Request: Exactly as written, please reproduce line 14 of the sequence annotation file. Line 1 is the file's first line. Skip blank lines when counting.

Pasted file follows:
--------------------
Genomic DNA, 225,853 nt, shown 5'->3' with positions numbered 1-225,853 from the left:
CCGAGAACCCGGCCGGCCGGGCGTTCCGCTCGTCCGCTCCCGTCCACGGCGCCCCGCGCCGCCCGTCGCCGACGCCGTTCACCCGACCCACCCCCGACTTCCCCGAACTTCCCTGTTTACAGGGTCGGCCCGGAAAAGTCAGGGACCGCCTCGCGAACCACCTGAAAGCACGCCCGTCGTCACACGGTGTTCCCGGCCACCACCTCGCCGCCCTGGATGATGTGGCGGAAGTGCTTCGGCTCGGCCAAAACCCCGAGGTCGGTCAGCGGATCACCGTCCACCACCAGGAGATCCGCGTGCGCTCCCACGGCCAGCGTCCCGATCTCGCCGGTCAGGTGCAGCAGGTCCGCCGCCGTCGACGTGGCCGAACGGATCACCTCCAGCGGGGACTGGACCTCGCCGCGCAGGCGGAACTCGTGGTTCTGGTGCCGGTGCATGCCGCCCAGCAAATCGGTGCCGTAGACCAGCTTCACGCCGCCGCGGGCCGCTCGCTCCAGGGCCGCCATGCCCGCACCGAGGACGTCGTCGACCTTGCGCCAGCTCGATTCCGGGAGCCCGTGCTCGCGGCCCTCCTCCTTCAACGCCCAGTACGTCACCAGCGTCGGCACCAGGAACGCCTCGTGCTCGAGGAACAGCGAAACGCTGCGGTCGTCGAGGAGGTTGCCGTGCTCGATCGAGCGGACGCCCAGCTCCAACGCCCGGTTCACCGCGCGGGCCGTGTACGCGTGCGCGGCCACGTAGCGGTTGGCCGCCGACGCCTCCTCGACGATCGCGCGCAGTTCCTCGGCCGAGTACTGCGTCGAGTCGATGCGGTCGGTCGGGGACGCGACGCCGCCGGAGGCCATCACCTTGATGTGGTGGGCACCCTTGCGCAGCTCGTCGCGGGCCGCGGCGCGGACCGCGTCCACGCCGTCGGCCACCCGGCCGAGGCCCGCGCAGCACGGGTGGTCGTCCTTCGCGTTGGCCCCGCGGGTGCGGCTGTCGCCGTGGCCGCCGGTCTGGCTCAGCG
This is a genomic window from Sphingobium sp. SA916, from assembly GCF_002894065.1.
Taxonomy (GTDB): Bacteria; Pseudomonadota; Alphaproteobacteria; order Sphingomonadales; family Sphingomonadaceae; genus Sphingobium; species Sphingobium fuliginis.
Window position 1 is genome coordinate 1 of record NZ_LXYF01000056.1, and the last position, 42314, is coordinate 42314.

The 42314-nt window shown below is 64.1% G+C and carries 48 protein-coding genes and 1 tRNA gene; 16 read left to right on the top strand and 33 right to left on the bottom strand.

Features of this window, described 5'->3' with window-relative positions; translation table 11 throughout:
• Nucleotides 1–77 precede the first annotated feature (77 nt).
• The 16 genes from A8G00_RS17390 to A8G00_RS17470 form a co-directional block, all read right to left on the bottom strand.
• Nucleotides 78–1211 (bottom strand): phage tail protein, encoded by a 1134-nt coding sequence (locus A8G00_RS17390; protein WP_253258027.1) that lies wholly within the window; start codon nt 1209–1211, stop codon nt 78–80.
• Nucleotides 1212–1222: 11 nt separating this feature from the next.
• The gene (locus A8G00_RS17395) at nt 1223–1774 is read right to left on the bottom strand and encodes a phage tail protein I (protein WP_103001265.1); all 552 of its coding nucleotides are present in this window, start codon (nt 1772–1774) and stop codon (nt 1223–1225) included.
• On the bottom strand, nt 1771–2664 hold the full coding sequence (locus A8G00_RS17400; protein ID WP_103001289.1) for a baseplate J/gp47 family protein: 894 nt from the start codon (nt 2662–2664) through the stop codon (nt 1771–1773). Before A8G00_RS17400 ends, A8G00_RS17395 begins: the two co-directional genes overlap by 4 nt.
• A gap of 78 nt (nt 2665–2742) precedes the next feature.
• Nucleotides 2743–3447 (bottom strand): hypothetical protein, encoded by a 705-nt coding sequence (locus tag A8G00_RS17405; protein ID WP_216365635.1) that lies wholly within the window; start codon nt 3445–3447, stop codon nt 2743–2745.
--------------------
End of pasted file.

• A gap of 78 nt (nt 2665–2742) precedes the next feature.